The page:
Smart leadership realizes that to increase employee engagement and productivity across their workforce they must look beyond salary, benefits and an occasional free pizza.
A savvy manager knows that today’s employees (not just millennials) place a high emphasis on:
- Their importance to the team;
- Entrusting them with information;
- Empowering them to make a difference;
- Cooperative feedback and mentorship;
- Appropriate recognition and reward.
In other words, they want to feel valued.
A 2012 study by the American Psychological Association reported the following comparisons of those who feel valued against those who don’t.
- Those who report feeling valued by their employer are significantly more likely to be motivated to do their very best (93 percent vs. 33 percent).
- They are also more likely to recommend their workplace to others (85 percent vs. 19 percent).
- On the other hand, those who do not feel valued are significantly more likely to seek new employment within 12 months (50 percent vs. 21 percent).
Think about that for a moment: Statistically, more than 9 out of 10 of employees who feel valued will channel those emotions into an enthusiasm and drive for maximum productivity (and quality).
Below are just a few suggestions how managers (and indeed all team members) can make each other feel valued.
Find out what motivates each individual
- Don’t assume you know what makes someone tick and certainly don’t make yourself the reference point for others (just because you like pizza doesn’t mean everyone does).
- Some like public recognition while others prefer a personal thank-you.
- Some want more responsibility for a job well done while others simply want more of the same that they know they can succeed with.
- Some want a day off to spend time with family while others prefer a $100 gift card for the local electronics store.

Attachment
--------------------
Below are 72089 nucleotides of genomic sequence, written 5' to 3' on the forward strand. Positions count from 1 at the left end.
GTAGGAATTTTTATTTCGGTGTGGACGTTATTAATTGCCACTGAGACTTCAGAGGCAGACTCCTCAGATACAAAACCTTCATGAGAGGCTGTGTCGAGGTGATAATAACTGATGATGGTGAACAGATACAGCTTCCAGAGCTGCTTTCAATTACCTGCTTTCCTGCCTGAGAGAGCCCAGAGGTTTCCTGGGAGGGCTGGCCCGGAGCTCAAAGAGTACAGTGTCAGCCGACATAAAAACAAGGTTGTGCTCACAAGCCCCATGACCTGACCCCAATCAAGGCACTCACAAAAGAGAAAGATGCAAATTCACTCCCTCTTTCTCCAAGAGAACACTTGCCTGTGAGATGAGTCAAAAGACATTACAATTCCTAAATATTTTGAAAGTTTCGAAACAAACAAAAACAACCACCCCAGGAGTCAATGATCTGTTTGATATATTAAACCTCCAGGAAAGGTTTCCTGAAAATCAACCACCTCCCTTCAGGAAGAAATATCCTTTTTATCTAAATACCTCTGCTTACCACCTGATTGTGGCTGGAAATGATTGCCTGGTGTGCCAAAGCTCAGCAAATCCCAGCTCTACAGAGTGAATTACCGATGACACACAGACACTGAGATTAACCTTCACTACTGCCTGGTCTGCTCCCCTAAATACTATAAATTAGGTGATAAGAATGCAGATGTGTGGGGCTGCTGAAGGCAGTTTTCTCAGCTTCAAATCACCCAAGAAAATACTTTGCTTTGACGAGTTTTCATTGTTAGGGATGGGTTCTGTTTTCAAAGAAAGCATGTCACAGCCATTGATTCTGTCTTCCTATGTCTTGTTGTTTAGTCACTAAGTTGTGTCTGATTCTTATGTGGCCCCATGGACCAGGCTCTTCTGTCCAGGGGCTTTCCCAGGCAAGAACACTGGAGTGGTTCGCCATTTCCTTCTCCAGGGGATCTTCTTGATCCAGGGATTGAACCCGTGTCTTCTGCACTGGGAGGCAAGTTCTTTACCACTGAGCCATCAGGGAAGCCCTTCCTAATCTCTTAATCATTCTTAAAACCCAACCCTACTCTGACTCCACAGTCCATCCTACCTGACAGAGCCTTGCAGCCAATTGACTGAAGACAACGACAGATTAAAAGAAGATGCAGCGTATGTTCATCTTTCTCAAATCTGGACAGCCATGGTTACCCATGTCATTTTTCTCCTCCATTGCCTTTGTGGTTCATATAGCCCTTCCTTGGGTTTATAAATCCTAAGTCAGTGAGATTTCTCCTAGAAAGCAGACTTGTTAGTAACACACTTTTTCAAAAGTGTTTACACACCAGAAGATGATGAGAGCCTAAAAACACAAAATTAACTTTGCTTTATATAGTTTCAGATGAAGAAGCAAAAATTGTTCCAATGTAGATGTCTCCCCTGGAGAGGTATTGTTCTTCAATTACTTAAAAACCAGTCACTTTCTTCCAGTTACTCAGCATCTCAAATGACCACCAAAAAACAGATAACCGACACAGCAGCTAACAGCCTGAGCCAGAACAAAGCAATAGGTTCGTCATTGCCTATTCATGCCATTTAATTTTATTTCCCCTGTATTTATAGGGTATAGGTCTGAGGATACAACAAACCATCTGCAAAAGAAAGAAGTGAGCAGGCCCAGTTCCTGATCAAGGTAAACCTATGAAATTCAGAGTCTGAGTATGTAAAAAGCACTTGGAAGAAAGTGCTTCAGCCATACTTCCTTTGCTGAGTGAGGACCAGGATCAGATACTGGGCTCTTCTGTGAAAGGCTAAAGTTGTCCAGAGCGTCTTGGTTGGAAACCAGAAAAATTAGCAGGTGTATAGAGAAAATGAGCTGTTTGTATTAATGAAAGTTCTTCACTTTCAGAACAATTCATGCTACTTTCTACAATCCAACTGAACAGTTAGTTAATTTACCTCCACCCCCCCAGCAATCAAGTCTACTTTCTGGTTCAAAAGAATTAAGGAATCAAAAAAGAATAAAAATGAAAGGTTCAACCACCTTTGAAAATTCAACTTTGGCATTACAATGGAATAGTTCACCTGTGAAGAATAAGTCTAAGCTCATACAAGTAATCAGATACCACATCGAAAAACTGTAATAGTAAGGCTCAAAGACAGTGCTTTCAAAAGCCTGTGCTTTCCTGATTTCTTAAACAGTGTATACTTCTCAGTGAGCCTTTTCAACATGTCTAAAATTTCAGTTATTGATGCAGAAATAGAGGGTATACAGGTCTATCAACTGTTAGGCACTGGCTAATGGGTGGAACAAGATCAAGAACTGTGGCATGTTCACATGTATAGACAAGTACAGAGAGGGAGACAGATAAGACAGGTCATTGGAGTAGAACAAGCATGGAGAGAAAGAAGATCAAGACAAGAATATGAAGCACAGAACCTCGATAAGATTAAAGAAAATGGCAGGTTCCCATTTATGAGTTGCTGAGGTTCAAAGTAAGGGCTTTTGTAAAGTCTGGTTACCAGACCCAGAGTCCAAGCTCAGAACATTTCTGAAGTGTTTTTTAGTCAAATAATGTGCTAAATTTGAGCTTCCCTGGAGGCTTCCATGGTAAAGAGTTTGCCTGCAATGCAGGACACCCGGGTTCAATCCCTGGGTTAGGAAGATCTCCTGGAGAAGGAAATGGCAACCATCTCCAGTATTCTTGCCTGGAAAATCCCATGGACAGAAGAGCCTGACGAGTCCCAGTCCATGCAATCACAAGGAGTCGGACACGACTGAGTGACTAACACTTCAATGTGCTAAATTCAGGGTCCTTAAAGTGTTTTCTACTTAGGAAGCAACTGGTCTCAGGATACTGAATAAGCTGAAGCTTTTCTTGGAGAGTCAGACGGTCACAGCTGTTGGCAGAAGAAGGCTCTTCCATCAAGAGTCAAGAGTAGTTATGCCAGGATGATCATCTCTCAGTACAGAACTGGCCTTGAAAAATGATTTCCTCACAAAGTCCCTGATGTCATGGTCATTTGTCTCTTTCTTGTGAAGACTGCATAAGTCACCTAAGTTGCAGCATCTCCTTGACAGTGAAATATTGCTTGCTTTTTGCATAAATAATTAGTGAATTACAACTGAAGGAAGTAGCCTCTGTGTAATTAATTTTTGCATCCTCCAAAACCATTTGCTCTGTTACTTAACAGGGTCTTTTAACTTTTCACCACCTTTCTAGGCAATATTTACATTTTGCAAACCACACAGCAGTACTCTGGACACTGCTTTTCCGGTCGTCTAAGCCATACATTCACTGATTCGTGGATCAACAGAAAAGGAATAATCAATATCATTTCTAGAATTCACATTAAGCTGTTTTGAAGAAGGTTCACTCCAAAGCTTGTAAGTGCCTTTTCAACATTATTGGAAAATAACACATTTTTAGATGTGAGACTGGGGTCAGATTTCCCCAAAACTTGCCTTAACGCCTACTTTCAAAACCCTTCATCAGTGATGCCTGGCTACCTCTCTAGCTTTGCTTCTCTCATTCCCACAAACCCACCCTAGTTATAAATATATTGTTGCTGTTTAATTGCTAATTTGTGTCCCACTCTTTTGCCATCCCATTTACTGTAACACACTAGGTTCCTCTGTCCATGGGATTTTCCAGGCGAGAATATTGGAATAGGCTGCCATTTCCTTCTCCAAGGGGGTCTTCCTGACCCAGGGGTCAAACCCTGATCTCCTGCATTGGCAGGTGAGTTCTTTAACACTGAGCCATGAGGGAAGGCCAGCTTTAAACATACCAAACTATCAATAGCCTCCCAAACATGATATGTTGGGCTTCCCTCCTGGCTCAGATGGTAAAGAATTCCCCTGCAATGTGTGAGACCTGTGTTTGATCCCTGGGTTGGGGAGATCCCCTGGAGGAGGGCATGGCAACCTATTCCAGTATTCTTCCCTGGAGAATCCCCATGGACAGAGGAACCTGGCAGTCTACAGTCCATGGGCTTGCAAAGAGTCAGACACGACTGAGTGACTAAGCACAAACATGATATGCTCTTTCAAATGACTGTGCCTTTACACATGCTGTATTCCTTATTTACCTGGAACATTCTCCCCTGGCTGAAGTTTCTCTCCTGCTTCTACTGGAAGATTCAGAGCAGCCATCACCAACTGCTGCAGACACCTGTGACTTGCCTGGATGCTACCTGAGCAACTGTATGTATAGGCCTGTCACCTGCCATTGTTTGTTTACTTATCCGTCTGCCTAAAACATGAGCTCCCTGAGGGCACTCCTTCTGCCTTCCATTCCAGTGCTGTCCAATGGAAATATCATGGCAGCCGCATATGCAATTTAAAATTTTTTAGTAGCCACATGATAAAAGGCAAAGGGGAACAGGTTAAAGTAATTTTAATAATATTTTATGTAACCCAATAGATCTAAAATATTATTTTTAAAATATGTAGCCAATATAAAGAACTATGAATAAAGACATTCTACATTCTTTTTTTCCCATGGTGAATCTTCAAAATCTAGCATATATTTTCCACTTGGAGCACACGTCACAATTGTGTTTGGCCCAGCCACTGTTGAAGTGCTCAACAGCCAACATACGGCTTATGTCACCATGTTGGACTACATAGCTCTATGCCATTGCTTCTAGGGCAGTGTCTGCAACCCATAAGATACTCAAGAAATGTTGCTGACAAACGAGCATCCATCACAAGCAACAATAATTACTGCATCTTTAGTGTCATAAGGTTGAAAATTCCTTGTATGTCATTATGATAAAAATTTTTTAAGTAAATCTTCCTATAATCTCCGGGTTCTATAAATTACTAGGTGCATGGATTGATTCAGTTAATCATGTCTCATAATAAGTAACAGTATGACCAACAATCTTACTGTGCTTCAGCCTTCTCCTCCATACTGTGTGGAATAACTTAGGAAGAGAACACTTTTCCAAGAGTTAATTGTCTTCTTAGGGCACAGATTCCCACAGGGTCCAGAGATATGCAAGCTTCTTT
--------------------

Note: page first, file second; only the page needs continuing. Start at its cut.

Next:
When you connect with someone on a personal level the trust and respect factors increase exponentially…as does the desire to perform at an even higher level.
Participate in proactive, frequent, two-way feedback
Without regular feedback and direction, employees will form their own assumptions of how they are performing to meet business needs. Managers and employees should meet at least every two weeks to openly discuss ideas, successes, challenges and other concerns.
When giving feedback, avoid phrases like “You should” or “Why don’t you” as that will be perceived as laying blame. Instead, invite feedback from the other party (see what we are doing here) by asking something like “What needs to happen so we can …?”
When receiving feedback it is important for the recipient to remember that the person (manager or colleague) has come to them because of their perception on how something has transpired. Even if the receiver doesn’t agree with that perception they should not get defensive but instead engage in dialogue by asking something like “I appreciate you bringing this to me, so let’s try and walk through this in more detail.”
Clumsy wording can ruin well-intentioned feedback whereas thoughtful communication can advance even a sticky situation.
Feedback is not just about being honest — it’s about being honest skillfully.
Inform and empower
Almost everyone today wants to hear and be heard. One only has to skim through any social media platform, listen to talk radio or participate in fantasy sports leagues to witness firsthand the desire to be fully immersed.
At all times (without breaking any corporate confidentiality rules), keep your team abreast of organizational and departmental happenings. The water-cooler and rumor-mill are two places that breed mistrust and kill productivity.
If you don’t already have a formal mechanism to solicit concerns from your team (and I am NOT talking about an annual engagement survey), find out what they are – on at least a quarterly basis. Then, collate the information quickly, identify key areas for improvement….and let them go fix it.
When you make people feel important, show that their input is vital and emphasize that they are part of a team that strives for continuous development…you will find success.
When employees feel valued their sense of self-worth and self-esteem increases. This is a key driver of loyalty, morale and effort. They will work more collaboratively, harness their differences, develop great working relationships and ultimately raise the culture and productivity at the local and enterprise levels.
Making the workforce feel valued is a very strong value proposition for any organization.
This article first appeared in TLNT (Talent Management and HR)